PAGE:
When Daniel Piecuch and Sheena Graham bought an old house in East Vancouver in 2019, they weren’t aware the fully functional basement suite with a kitchen built 40 years ago was completed without permits.
In other words, it was illegal.
The couple was also unaware two of their decks were built without permits.
They found out the hard way after a visit in September 2021 from a city inspector who targeted the 114-year-old house on East 19th Avenue for operating an illegal short-term rental in the basement suite.
The inspector’s findings triggered the suspension of the couple’s short-term rental business licence — a move that was upheld Tuesday by three city councillors who comprised the business licence review panel.
“We pushed and we saved and we made it possible for us to own this home,” Piecuch told the panel during the hearing. “The unfortunate nature though that we're in — as you can see — is that we are now unfortunately visible to the city on so many counts.”
Under the city’s short-term rental bylaw, a homeowner cannot rent an illegal suite via a platform such as Airbnb. Same goes for the long-term rental market, although city lawyer Iain Dixon acknowledged that many illegal suites operate in Vancouver.
“We’re not actively looking for such suites, but once they come to our attention, it is the obligation of city staff to enforce the bylaws as they exist,” Dixon said.
“It is a long-term difficulty that we have with these ‘illegal suites.' But from a staff point of view, when they come to our attention, it's not a grey area — it's simply an illegal dwelling unit.”
'Thousands of case files'
The city does not inspect each property whose owners are granted a business licence for a short-term rental. An inspection is triggered either through a complaint, a random audit or staff research on suspected illegally-run operations.
Koji Miyaji, the city’s deputy chief licence inspector, said he couldn’t definitively say what triggered the inspection of the couple’s house, noting his department has “thousands of case files” that are reviewed.
“My understanding is [staff] saw the basement postings [on Airbnb], but your property’s licence was for the main and the second floor — the main house,” he told Piecuch during the hearing. “So there may have been a trigger there, but I can't say exactly what triggered them to do that.”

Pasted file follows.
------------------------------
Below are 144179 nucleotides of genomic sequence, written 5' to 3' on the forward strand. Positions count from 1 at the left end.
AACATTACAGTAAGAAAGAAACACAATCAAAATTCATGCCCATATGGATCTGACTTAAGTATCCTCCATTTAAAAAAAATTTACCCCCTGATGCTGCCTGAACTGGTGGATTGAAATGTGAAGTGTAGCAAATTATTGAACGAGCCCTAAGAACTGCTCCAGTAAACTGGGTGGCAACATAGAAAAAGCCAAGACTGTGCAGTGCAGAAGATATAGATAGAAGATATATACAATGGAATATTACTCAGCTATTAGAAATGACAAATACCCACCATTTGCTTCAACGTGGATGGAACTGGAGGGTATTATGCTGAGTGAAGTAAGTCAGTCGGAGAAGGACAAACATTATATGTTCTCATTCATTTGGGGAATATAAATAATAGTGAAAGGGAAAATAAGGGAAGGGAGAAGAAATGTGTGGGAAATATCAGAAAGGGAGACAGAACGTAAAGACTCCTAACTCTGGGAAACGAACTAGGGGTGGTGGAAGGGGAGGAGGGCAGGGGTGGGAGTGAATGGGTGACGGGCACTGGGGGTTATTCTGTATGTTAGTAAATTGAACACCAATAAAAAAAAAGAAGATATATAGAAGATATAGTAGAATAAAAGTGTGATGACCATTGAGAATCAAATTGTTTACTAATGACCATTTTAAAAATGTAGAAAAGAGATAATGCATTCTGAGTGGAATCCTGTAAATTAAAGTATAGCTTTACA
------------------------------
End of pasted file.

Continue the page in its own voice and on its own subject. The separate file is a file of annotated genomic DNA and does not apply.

The concern from the city is the suite may be unsafe. Only a proper review from city inspectors with expertise in electrical work, plumbing and construction would be able to determine the safety of the suite, which was believed to have been built 40 years ago.
The couple, who has a young daughter, said the decision to begin renting the suite on Airbnb was to help them financially after Sheena lost her job. It was also used as a space for relatives when visiting, eliminating the need for them to rent hotel rooms, which occurred when the couple lived in a condo in Mount Pleasant.
The suite, which connects to the upper floor via a staircase, was an attractive feature in the couple’s decision to buy the house. The couple had the house inspected but didn’t check with the city about whether the suite was considered illegal.
It was a “buyer beware” point Miyaji made at the hearing, saying his department would strongly recommend prospective home buyers check the real estate listing information to ensure it is correct.
The city’s information on file for the couple’s house shows an unfinished basement and no decks. That information is available to the public and to realtors, Miyaji said.
“Those steps are what we would recommend to prevent any misunderstandings when individuals purchase a home,” he said.
To that point, Piecuch questioned Miyaji about how long it would take to obtain such information, noting how competitive the real estate market is in Vancouver for buyers. Miyaji didn’t directly answer the question, except to say that it was easy to obtain.
'It will cost some money to do'
Dixon acknowledged that prospective buyers move fast in Vancouver’s real estate market so not to lose out on a home.
“Unfortunately, people get caught in these types of situations where they're not aware of illegal work done without a permit in their house,” he said. “It can be brought into compliance, but it will cost some money to do.”
It wasn’t made clear at the hearing whether the couple’s decks would have to be removed.
Though the panel unanimously agreed to suspend the couple’s licence, each councillor noted the city’s willingness to work with Piecuch and Graham to rectify the violations, with the ability to again apply for a short-term rental licence.
“We are certainly conscious of how stressful housing and real estate are in Vancouver, and how complex some of these permitting issues can be,” said Coun. Christine Boyle, who chaired the hearing.
“That's not isolated in this incident…I think we are all absolutely sympathetic to these challenges and keen to figure out the appropriate pathways of support that make it easier.”
In his closing remarks, Piecuch said he and his wife have shown they are willing to work with the city to sort out next steps to make their suite legal, with no plans for a long-term renter.
“We are trying our best to figure it all out ourselves, as well and learning quite a bit,” he said, noting it could take months, even years to sort out. “It's not going to be something that will be rectified in a week or two. That is unfortunately the nature [of the situation] that we're in. We've inherited this. But it is a very safe house.”
As of Feb. 3, 2022, the city's website showed there were 2,501 active short-term rental listings in Vancouver. Since the short-term rental bylaw was implemented in 2018, the city has suspended 880 business licences and referred 177 cases for prosecution.